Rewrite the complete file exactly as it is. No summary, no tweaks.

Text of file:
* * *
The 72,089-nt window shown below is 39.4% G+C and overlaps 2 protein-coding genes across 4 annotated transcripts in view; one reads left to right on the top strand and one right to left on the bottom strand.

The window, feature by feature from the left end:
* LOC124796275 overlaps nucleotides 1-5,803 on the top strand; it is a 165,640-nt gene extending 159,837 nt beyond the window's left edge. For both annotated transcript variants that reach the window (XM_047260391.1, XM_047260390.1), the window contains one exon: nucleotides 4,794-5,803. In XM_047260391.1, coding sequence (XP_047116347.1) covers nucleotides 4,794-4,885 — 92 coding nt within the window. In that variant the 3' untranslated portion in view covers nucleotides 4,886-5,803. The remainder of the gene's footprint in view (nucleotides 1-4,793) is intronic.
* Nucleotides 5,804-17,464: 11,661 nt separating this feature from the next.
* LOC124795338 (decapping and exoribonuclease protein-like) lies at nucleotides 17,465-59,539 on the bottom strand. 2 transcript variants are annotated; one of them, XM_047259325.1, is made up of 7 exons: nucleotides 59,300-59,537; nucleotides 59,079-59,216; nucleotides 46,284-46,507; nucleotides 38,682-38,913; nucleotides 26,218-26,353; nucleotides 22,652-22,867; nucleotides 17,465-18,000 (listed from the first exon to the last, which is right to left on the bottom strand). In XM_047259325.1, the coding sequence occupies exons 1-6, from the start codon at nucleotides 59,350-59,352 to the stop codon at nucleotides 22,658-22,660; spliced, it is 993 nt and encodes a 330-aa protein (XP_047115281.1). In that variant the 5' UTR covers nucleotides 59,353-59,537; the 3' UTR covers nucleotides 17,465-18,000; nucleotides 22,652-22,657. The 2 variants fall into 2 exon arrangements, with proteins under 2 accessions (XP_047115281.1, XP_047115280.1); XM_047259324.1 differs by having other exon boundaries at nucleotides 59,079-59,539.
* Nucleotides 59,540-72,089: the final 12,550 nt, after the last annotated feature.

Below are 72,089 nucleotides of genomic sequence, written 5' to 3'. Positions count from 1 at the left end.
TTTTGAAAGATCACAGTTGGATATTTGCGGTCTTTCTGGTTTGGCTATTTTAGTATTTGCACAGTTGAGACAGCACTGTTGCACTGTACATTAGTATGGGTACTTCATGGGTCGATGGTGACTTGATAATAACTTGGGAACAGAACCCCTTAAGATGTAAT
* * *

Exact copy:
The 72,089-nt window shown below is 39.4% G+C and overlaps 2 protein-coding genes across 4 annotated transcripts in view; one reads left to right on the top strand and one right to left on the bottom strand.

The window, feature by feature from the left end:
* LOC124796275 overlaps nucleotides 1-5,803 on the top strand; it is a 165,640-nt gene extending 159,837 nt beyond the window's left edge. For both annotated transcript variants that reach the window (XM_047260391.1, XM_047260390.1), the window contains one exon: nucleotides 4,794-5,803. In XM_047260391.1, coding sequence (XP_047116347.1) covers nucleotides 4,794-4,885 — 92 coding nt within the window. In that variant the 3' untranslated portion in view covers nucleotides 4,886-5,803. The remainder of the gene's footprint in view (nucleotides 1-4,793) is intronic.
* Nucleotides 5,804-17,464: 11,661 nt separating this feature from the next.
* LOC124795338 (decapping and exoribonuclease protein-like) lies at nucleotides 17,465-59,539 on the bottom strand. 2 transcript variants are annotated; one of them, XM_047259325.1, is made up of 7 exons: nucleotides 59,300-59,537; nucleotides 59,079-59,216; nucleotides 46,284-46,507; nucleotides 38,682-38,913; nucleotides 26,218-26,353; nucleotides 22,652-22,867; nucleotides 17,465-18,000 (listed from the first exon to the last, which is right to left on the bottom strand). In XM_047259325.1, the coding sequence occupies exons 1-6, from the start codon at nucleotides 59,350-59,352 to the stop codon at nucleotides 22,658-22,660; spliced, it is 993 nt and encodes a 330-aa protein (XP_047115281.1). In that variant the 5' UTR covers nucleotides 59,353-59,537; the 3' UTR covers nucleotides 17,465-18,000; nucleotides 22,652-22,657. The 2 variants fall into 2 exon arrangements, with proteins under 2 accessions (XP_047115281.1, XP_047115280.1); XM_047259324.1 differs by having other exon boundaries at nucleotides 59,079-59,539.
* Nucleotides 59,540-72,089: the final 12,550 nt, after the last annotated feature.

Below are 72,089 nucleotides of genomic sequence, written 5' to 3'. Positions count from 1 at the left end.
TTTTGAAAGATCACAGTTGGATATTTGCGGTCTTTCTGGTTTGGCTATTTTAGTATTTGCACAGTTGAGACAGCACTGTTGCACTGTACATTAGTATGGGTACTTCATGGGTCGATGGTGACTTGATAATAACTTGGGAACAGAACCCCTTAAGATGTAAT